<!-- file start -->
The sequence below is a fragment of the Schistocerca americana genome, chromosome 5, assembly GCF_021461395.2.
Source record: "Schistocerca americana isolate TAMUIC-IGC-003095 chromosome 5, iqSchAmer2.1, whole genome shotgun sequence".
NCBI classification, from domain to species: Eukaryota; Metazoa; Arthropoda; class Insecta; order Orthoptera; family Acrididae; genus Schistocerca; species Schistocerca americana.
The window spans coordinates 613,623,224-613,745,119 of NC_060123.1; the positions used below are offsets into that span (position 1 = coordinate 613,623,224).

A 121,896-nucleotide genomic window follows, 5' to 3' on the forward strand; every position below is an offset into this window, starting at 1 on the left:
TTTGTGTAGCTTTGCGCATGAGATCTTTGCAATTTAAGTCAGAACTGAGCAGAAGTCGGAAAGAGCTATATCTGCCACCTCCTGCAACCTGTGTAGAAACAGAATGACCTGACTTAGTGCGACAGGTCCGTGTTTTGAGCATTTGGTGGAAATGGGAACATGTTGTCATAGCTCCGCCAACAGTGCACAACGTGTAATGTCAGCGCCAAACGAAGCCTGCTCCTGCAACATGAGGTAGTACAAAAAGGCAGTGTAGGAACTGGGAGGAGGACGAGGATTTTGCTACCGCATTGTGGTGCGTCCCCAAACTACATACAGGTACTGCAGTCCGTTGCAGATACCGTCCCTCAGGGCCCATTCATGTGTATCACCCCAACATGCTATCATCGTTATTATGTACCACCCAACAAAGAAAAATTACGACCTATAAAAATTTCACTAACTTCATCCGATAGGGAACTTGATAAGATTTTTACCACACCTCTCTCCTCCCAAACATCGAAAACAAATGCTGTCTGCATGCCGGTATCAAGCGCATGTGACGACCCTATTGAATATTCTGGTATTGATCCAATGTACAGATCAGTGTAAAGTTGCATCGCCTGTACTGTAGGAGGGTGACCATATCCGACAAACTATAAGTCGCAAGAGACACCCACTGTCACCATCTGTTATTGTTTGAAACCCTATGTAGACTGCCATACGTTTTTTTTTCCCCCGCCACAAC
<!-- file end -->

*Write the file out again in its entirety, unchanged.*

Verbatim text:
The sequence below is a fragment of the Schistocerca americana genome, chromosome 5, assembly GCF_021461395.2.
Source record: "Schistocerca americana isolate TAMUIC-IGC-003095 chromosome 5, iqSchAmer2.1, whole genome shotgun sequence".
NCBI classification, from domain to species: Eukaryota; Metazoa; Arthropoda; class Insecta; order Orthoptera; family Acrididae; genus Schistocerca; species Schistocerca americana.
The window spans coordinates 613,623,224-613,745,119 of NC_060123.1; the positions used below are offsets into that span (position 1 = coordinate 613,623,224).

A 121,896-nucleotide genomic window follows, 5' to 3' on the forward strand; every position below is an offset into this window, starting at 1 on the left:
TTTGTGTAGCTTTGCGCATGAGATCTTTGCAATTTAAGTCAGAACTGAGCAGAAGTCGGAAAGAGCTATATCTGCCACCTCCTGCAACCTGTGTAGAAACAGAATGACCTGACTTAGTGCGACAGGTCCGTGTTTTGAGCATTTGGTGGAAATGGGAACATGTTGTCATAGCTCCGCCAACAGTGCACAACGTGTAATGTCAGCGCCAAACGAAGCCTGCTCCTGCAACATGAGGTAGTACAAAAAGGCAGTGTAGGAACTGGGAGGAGGACGAGGATTTTGCTACCGCATTGTGGTGCGTCCCCAAACTACATACAGGTACTGCAGTCCGTTGCAGATACCGTCCCTCAGGGCCCATTCATGTGTATCACCCCAACATGCTATCATCGTTATTATGTACCACCCAACAAAGAAAAATTACGACCTATAAAAATTTCACTAACTTCATCCGATAGGGAACTTGATAAGATTTTTACCACACCTCTCTCCTCCCAAACATCGAAAACAAATGCTGTCTGCATGCCGGTATCAAGCGCATGTGACGACCCTATTGAATATTCTGGTATTGATCCAATGTACAGATCAGTGTAAAGTTGCATCGCCTGTACTGTAGGAGGGTGACCATATCCGACAAACTATAAGTCGCAAGAGACACCCACTGTCACCATCTGTTATTGTTTGAAACCCTATGTAGACTGCCATACGTTTTTTTTTCCCCCGCCACAAC